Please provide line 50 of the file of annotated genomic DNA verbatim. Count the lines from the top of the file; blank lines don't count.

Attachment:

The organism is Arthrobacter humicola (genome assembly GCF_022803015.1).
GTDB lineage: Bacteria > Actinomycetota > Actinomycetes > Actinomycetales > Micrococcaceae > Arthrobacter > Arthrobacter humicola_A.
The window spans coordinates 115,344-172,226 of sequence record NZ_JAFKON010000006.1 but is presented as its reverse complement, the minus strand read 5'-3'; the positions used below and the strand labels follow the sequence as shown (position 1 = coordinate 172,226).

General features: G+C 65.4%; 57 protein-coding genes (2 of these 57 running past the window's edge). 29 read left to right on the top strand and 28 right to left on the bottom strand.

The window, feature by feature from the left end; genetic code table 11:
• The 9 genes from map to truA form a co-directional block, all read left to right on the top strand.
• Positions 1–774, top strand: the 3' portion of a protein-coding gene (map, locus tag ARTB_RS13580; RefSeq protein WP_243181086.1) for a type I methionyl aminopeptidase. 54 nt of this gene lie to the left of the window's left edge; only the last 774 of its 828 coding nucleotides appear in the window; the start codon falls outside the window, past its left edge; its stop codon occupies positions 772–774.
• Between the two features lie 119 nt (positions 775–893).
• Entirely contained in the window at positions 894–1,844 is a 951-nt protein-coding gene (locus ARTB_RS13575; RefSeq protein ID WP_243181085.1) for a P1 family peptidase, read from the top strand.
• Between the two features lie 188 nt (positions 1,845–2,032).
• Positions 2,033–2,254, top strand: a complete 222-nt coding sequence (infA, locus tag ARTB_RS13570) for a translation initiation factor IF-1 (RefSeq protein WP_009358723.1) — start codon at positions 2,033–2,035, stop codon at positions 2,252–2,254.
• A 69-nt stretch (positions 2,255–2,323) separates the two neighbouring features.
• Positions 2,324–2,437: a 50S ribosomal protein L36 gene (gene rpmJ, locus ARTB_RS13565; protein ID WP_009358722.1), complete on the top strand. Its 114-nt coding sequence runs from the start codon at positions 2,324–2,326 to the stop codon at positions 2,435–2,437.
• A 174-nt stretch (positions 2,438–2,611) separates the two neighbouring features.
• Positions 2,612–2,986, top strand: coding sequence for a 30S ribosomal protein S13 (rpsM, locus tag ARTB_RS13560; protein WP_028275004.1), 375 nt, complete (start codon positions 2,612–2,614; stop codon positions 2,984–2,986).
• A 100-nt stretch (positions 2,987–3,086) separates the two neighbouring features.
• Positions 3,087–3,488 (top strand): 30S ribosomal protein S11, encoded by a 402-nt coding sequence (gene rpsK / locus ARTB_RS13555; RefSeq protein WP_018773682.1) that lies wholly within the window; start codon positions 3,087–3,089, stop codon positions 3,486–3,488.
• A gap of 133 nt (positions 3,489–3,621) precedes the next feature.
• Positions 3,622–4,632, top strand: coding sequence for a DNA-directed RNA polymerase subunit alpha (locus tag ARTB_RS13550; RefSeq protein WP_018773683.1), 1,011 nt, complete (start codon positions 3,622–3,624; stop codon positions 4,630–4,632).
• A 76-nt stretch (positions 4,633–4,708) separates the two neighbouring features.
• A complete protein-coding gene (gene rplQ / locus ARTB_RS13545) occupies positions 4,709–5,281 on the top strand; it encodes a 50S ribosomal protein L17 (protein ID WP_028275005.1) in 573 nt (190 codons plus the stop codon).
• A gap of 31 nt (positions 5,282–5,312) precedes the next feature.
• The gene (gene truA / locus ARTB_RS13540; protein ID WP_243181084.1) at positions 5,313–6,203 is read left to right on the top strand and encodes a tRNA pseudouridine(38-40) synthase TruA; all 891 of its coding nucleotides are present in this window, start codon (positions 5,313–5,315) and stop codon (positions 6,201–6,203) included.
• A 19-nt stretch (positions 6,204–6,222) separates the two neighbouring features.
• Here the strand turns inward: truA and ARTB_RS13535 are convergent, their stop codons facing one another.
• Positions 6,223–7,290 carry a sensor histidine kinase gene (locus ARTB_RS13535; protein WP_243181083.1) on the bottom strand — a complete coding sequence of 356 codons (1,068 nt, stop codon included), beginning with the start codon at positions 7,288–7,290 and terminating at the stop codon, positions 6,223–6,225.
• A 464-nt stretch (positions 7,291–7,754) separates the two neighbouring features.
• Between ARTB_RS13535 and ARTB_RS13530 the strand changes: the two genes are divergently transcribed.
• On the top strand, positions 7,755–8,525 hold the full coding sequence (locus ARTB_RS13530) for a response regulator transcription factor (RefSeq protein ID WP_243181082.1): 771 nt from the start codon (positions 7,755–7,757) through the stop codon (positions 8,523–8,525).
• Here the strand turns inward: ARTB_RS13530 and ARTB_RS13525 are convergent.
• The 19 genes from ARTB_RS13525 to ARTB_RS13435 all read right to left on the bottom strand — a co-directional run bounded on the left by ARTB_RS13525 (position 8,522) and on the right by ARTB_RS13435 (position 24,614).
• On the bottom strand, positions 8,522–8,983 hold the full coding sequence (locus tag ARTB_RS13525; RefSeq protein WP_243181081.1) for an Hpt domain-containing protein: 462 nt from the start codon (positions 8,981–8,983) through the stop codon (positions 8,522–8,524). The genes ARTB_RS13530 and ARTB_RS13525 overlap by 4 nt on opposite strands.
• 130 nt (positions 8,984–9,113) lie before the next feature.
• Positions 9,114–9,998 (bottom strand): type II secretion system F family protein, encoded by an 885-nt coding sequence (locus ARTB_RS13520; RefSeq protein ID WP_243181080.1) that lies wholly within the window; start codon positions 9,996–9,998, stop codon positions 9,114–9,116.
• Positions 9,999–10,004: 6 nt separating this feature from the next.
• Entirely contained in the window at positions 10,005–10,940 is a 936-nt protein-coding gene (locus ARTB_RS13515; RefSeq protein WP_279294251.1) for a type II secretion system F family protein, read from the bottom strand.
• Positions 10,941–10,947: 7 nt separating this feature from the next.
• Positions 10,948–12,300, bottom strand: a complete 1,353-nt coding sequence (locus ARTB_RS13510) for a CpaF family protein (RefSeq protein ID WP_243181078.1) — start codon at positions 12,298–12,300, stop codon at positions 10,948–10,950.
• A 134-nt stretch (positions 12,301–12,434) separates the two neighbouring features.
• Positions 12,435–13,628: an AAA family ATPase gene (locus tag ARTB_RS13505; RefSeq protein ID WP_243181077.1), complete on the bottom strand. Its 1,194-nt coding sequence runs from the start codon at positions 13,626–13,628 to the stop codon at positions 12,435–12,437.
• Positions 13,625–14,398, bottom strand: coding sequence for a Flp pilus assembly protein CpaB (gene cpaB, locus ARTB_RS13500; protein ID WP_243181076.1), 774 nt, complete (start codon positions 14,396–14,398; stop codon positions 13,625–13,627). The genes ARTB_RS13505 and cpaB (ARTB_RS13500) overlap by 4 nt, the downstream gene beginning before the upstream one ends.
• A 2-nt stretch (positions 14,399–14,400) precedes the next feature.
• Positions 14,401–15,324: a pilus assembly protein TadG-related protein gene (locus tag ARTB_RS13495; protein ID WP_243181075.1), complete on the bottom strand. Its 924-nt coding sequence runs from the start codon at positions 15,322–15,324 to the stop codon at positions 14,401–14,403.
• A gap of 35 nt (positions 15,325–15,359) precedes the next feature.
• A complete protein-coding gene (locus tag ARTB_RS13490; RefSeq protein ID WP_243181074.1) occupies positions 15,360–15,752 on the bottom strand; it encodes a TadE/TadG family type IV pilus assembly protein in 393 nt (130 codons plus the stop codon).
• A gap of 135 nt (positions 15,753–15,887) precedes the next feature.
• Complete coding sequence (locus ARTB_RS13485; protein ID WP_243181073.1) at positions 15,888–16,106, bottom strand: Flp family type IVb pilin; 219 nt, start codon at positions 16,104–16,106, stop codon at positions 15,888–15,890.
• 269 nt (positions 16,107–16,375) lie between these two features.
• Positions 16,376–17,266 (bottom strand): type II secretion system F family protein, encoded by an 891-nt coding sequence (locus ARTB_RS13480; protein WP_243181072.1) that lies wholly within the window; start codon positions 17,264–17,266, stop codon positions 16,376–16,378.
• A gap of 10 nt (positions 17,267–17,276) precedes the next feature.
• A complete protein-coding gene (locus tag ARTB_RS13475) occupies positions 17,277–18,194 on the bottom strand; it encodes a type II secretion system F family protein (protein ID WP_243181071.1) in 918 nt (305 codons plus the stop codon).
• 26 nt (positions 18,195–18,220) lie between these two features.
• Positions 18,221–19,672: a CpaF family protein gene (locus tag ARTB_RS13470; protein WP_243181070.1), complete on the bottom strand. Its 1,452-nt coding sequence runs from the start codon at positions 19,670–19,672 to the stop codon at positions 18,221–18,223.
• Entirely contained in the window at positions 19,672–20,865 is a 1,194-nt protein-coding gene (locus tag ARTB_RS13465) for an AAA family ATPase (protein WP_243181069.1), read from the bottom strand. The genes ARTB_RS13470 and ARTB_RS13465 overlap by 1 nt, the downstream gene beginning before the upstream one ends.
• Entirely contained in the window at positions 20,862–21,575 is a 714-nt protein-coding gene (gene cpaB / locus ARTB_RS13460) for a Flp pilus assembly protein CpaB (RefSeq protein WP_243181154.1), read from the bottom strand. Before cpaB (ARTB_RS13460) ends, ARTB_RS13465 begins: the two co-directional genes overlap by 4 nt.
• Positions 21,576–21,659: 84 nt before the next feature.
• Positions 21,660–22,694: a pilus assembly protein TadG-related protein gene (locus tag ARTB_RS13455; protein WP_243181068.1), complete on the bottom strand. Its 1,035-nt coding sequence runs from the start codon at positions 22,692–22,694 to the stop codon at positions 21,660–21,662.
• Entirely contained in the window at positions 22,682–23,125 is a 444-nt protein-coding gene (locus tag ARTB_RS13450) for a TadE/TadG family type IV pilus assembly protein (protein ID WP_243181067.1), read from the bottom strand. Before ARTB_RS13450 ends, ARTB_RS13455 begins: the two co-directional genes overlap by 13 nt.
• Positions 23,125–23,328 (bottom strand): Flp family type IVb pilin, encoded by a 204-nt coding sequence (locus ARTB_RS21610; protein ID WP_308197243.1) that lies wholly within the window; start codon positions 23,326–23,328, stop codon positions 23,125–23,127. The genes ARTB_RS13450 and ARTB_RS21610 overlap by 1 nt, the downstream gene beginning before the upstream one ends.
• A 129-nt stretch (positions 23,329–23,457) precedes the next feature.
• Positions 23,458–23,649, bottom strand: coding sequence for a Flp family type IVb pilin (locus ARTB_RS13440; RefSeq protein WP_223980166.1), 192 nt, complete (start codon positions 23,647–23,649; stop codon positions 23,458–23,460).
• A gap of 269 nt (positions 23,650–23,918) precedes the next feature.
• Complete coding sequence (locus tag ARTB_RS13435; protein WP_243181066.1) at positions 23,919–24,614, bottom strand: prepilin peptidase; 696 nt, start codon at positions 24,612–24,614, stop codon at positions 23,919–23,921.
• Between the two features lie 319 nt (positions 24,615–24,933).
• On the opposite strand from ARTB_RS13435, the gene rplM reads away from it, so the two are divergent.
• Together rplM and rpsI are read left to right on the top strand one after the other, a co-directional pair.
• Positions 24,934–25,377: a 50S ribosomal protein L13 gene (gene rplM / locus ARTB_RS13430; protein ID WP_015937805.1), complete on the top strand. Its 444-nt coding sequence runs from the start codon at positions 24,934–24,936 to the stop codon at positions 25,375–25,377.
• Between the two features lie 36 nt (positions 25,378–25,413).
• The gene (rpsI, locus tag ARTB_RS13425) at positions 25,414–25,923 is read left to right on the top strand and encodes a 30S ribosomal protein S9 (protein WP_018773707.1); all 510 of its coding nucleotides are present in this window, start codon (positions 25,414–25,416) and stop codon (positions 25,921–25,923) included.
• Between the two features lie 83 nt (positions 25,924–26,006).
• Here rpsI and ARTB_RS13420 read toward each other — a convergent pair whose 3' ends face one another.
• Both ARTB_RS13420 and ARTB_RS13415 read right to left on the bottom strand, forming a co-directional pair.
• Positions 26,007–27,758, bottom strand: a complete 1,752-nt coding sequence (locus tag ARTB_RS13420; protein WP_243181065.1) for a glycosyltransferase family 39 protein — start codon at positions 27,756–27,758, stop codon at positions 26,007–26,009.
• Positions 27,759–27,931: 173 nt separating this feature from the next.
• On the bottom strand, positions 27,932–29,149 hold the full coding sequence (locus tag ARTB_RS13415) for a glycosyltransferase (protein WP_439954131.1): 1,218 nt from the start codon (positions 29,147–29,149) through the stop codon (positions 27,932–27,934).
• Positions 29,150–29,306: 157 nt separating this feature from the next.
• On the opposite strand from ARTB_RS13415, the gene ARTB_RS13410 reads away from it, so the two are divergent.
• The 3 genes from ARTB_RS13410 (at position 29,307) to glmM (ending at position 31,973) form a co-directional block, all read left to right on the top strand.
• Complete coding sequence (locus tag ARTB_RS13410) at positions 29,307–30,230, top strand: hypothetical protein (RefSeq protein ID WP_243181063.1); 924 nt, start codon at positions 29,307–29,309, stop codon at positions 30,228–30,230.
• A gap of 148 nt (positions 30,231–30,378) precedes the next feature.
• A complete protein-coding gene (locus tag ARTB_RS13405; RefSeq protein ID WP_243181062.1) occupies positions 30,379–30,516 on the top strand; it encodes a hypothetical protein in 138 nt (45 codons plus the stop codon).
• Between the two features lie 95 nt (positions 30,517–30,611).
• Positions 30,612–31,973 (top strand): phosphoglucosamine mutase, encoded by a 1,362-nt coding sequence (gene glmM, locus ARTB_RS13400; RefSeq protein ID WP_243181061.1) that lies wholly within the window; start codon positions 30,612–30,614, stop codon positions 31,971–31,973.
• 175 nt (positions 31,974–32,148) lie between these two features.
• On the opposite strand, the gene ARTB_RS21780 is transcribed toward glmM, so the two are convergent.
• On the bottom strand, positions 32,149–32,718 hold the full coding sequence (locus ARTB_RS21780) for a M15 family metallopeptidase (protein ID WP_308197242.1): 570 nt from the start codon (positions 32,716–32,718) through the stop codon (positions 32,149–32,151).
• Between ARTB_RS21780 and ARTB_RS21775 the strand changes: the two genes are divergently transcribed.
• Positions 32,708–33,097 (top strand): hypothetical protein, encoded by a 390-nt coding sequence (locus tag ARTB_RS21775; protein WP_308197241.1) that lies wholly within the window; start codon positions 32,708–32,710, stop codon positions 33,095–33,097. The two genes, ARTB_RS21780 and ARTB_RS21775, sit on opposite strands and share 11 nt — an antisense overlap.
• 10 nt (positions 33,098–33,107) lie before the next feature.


• A gap of 10 nt (positions 17,267–17,276) precedes the next feature.